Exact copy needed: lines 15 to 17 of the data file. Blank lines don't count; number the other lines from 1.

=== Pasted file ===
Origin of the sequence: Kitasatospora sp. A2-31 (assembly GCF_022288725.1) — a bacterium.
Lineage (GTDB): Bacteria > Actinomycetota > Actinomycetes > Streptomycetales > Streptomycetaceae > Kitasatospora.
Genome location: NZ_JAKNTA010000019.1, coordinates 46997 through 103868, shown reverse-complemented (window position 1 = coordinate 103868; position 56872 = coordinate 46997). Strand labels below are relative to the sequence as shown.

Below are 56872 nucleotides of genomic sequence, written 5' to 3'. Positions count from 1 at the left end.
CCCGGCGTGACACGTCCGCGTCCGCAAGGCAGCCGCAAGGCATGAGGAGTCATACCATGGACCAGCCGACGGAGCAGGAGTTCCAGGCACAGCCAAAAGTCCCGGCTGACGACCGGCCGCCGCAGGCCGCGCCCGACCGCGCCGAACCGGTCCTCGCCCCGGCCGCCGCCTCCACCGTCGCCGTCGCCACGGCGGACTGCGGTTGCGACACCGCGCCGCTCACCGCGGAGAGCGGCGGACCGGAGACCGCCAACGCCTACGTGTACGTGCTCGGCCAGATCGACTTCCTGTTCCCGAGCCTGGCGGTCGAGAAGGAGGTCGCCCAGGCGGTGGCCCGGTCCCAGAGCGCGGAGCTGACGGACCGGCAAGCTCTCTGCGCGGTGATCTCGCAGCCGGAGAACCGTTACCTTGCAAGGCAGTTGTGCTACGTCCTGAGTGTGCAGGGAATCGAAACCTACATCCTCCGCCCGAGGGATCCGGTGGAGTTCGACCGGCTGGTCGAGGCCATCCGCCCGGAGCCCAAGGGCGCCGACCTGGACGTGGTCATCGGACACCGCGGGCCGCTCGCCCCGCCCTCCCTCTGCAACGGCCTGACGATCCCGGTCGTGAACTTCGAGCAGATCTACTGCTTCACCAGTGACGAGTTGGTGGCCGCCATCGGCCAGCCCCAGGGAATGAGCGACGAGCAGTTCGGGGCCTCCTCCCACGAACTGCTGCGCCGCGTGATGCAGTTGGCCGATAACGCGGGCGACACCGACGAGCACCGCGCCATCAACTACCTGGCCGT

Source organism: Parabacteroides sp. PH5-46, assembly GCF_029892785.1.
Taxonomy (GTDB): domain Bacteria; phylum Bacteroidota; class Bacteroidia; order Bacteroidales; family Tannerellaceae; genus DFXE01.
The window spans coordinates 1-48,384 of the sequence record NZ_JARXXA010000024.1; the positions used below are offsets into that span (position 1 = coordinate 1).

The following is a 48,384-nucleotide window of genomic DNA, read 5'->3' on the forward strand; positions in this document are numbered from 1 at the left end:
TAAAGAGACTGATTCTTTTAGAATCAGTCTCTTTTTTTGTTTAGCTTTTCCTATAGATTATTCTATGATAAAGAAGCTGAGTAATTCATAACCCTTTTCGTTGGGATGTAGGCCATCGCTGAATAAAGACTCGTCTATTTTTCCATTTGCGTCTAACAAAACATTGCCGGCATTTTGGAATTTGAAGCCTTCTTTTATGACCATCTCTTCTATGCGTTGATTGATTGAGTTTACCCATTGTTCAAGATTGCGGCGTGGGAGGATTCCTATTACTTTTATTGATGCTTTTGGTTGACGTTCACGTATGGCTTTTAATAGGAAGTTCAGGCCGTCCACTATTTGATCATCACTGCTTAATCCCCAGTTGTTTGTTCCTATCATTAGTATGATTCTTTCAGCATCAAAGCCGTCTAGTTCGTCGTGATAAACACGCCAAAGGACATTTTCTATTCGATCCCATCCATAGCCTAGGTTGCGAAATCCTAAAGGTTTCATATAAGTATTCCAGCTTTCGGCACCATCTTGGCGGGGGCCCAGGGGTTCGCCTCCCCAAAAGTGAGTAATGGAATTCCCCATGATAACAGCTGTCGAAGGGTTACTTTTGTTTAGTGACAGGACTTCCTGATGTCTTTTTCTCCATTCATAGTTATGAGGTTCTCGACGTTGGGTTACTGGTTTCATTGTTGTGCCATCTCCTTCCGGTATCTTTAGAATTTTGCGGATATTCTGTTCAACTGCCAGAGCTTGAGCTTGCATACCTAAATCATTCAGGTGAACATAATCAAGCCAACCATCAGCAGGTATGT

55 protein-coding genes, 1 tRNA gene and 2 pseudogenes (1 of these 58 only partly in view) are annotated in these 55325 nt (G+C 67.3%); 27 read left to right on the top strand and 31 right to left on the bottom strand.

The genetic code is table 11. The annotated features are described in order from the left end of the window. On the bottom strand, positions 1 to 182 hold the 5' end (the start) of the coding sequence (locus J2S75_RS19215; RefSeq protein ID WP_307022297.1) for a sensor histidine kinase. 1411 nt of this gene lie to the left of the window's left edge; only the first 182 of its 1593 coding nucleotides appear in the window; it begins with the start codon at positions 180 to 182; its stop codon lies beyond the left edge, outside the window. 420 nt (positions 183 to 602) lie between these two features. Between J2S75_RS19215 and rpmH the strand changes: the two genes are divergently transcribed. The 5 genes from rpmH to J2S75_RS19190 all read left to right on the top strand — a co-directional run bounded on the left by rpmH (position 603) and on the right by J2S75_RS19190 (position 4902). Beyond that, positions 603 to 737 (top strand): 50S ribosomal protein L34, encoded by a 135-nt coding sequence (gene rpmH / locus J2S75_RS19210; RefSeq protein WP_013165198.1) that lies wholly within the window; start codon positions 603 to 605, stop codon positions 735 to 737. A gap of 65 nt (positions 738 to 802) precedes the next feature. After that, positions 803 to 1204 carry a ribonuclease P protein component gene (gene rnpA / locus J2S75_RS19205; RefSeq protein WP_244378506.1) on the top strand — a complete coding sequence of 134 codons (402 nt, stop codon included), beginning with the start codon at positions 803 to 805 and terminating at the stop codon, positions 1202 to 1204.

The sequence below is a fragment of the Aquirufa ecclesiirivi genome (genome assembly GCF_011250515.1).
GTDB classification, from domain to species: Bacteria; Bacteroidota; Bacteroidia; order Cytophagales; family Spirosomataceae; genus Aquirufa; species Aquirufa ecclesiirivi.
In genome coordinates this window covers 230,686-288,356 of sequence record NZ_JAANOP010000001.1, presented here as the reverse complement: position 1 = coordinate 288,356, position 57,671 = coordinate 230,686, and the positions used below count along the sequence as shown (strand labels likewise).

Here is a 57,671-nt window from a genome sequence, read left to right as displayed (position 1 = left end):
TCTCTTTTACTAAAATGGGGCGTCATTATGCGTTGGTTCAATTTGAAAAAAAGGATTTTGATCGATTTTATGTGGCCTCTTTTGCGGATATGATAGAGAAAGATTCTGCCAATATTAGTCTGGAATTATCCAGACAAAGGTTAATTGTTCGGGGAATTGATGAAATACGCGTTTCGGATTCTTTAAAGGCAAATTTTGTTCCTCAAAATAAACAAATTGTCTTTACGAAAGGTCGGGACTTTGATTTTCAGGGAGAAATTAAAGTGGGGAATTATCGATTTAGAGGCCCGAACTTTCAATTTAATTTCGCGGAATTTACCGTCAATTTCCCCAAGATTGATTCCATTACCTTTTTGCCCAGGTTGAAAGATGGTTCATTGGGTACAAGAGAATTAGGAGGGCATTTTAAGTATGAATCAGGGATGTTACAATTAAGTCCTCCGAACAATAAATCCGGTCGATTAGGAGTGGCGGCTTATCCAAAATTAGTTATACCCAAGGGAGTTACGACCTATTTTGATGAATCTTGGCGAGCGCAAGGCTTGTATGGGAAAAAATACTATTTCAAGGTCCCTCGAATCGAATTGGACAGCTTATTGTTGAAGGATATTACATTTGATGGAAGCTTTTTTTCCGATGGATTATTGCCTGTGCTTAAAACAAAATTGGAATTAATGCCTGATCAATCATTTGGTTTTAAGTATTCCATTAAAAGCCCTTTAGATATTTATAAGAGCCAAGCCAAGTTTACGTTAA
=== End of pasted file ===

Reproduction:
In genome coordinates this window covers 230,686-288,356 of sequence record NZ_JAANOP010000001.1, presented here as the reverse complement: position 1 = coordinate 288,356, position 57,671 = coordinate 230,686, and the positions used below count along the sequence as shown (strand labels likewise).

Here is a 57,671-nt window from a genome sequence, read left to right as displayed (position 1 = left end):
TCTCTTTTACTAAAATGGGGCGTCATTATGCGTTGGTTCAATTTGAAAAAAAGGATTTTGATCGATTTTATGTGGCCTCTTTTGCGGATATGATAGAGAAAGATTCTGCCAATATTAGTCTGGAATTATCCAGACAAAGGTTAATTGTTCGGGGAATTGATGAAATACGCGTTTCGGATTCTTTAAAGGCAAATTTTGTTCCTCAAAATAAACAAATTGTCTTTACGAAAGGTCGGGACTTTGATTTTCAGGGAGAAATTAAAGTGGGGAATTATCGATTTAGAGGCCCGAACTTTCAATTTAATTTCGCGGAATTTACCGTCAATTTCCCCAAGATTGATTCCATTACCTTTTTGCCCAGGTTGAAAGATGGTTCATTGGGTACAAGAGAATTAGGAGGGCATTTTAAGTATGAATCAGGGATGTTACAATTAAGTCCTCCGAACAATAAATCCGGTCGATTAGGAGTGGCGGCTTATCCAAAATTAGTTATACCCAAGGGAGTTACGACCTATTTTGATGAATCTTGGCGAGCGCAAGGCTTGTATGGGAAAAAATACTATTTCAAGGTCCCTCGAATCGAATTGGACAGCTTATTGTTGAAGGATATTACATTTGATGGAAGCTTTTTTTCCGATGGATTATTGCCTGTGCTTAAAACAAAATTGGAATTAATGCCTGATCAATCATTTGGTTTTAAGTATTCCATTAAAAGCCCTTTAGATATTTATAAGAGCCAAGCCAAGTTTACGTTAA